Imagine you are a rookie varsity athlete. You arrive at the field to begin pre-season training at a brand-new university. Your hands tremble as you lace up your cleats for the first time as a McGill athlete. Suddenly, your hands stop shaking as you jog onto the field: You’ve made it. You’ve earned a coveted place on a university team, and it’s bigger than you: You’ve made your family and friends proud, and you’re determined to continue doing so. After all, how else could you justify the years of sacrifice? The countless hours of work, the late nights in the gym, the expensive club fees, the time spent driving you to training, the missed social events? Ever since you were in middle school, and you were told that the beginning and end of your elite sporting career was to play at the university level. Yet, nothing could have truly prepared you for what would come next.
This was my exact experience. Despite starting soccer at five, I only began to play at an elite level when I was 13. All I ever wanted was to play the sport that I love at the highest level for as long as possible. Everyone assumed throughout my youth soccer career that I would play in university. When I began exploring different schools and their programs, I was eager to find a place where I could thrive academically and athletically, leading me to McGill. I gave it my all, jumped in head first, and put my faith in the institution, expecting support and protection should anything turn sideways. It never occurred to me to ask questions about coaching philosophy or team culture—I just wanted to play.
Preseason started as planned in August 2021, and I made my debut as a varsity soccer player. Despite always playing at a competitive level, I had never been in an environment outside of youth soccer. I did not know what to expect. More importantly, I didn’t know how the coach-player relationship evolved with age. In our initial team meeting, the coaches gave a presentation about the upcoming season. The first thing they said to us was: “We don’t owe you anything.” Over time, my experiences showed me just how deeply they meant those words.
I entered the season aiming to keep my head down and earn my playing time as a rookie. Almost instantly, this proved to be impossible. Yelling was a central feature of our coaches’ philosophy, and I soon found myself a common target, to the point where teammates would regularly ask if I was okay at the end of practices. Putting on my shin pads during a team talk or losing focus at any point during a 40-minute video session resulted in public castigation as if I were a child having my knuckles rapped by a strict school teacher. These circumstances made me anxious about the team, but I loved my teammates and I loved playing. Besides, I was a strong, tough varsity athlete, not a quitter. Also, despite being a rookie, I was playing a lot. It never occurred to me to leave.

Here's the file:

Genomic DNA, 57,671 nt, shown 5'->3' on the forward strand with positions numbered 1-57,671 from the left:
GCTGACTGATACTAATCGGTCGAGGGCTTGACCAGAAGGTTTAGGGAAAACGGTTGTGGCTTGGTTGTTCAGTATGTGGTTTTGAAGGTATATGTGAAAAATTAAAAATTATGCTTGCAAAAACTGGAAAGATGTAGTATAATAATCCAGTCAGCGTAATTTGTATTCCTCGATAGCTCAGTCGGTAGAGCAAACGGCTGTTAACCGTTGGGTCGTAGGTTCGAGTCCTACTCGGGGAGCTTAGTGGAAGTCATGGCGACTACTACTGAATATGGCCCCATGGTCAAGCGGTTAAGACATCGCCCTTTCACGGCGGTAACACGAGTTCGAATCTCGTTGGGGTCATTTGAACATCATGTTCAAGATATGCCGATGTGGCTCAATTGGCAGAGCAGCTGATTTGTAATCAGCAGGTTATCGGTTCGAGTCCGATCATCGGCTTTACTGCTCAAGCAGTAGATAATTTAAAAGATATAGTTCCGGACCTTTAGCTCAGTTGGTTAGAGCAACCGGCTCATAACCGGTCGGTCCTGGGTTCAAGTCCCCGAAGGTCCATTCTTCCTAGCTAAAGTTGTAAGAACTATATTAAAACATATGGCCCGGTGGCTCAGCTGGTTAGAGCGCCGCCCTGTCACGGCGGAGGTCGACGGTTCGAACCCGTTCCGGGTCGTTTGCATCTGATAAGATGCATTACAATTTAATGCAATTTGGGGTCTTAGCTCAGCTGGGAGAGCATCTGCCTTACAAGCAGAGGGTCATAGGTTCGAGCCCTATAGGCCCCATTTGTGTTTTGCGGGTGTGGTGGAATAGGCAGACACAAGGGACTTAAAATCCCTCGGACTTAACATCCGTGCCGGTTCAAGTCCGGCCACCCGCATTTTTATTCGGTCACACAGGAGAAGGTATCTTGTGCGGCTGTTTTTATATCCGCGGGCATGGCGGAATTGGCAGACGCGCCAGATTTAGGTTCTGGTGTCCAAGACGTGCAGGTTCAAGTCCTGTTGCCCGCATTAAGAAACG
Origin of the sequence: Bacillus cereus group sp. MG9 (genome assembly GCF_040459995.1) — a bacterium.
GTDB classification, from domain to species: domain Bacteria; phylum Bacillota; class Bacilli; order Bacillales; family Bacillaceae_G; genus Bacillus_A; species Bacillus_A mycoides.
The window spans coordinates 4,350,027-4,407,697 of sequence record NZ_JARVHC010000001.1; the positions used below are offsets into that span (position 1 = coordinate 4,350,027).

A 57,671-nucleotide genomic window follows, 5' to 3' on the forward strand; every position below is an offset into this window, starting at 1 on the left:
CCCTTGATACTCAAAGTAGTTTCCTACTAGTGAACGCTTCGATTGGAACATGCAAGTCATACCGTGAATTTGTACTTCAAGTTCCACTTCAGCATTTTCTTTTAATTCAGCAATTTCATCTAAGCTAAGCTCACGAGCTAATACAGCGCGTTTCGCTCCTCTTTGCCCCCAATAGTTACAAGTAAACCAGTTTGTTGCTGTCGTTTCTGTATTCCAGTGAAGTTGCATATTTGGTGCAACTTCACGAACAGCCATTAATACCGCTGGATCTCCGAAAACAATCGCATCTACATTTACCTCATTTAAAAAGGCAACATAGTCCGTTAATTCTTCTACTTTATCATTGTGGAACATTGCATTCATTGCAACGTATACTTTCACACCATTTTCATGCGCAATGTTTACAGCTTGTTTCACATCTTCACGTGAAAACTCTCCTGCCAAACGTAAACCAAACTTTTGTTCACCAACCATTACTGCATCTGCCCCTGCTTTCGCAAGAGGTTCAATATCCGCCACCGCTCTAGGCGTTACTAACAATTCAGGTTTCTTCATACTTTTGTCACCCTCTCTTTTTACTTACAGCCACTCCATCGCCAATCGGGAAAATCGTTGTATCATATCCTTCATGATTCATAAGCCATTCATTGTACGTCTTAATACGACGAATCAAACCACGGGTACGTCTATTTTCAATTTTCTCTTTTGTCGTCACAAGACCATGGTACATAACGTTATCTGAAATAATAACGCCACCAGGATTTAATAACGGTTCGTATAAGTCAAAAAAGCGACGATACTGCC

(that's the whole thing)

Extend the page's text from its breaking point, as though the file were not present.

Gradually, I began to obsess and feel anxious about making mistakes out of fear of getting yelled at. The constant berating made me lose confidence. My teammates and I spent hours discussing the team and our experiences, but these conversations were all overshadowed by what I now recognize as a general state of malaise.
This anxiety transferred over to the field. Practices were marred with uncertainty and unease. Receiving the ball would often result in yelling, no matter what decision I made. I began to accumulate painful muscle injuries, requiring extensive physiotherapy. I no longer felt the same unbridled joy on the field. I blamed myself. The public yelling and humiliation was justified because I was making mistakes. I believed that if I worked hard I could earn more play time, respect, and would enjoy playing again.
After a difficult winter filled with injuries, I was excited to compete at the start of my third year. Unaware I was at risk of being cut, I was led to believe I was competing for a starting spot on the field, not on the roster. In late August, a few days before the start of the season, I had my start-of-season meeting. Immediately upon entering, I was told my career as a varsity athlete at McGill was over. I was completely stunned. Never in a million years would I have expected this to happen to me.
As in previous meetings, they took every player who could potentially play in my position, went through the list, and asked me if I thought that I was better than them: A coaching tactic all too familiar to those who followed Mike Babcock’s stint with the Toronto Maple Leafs. Many of my teammates were my good friends—I am ashamed to say I let them get to me and said I was better than a number of them. Their reaction was to tell me, then just 20 years old, that I was “delusional.”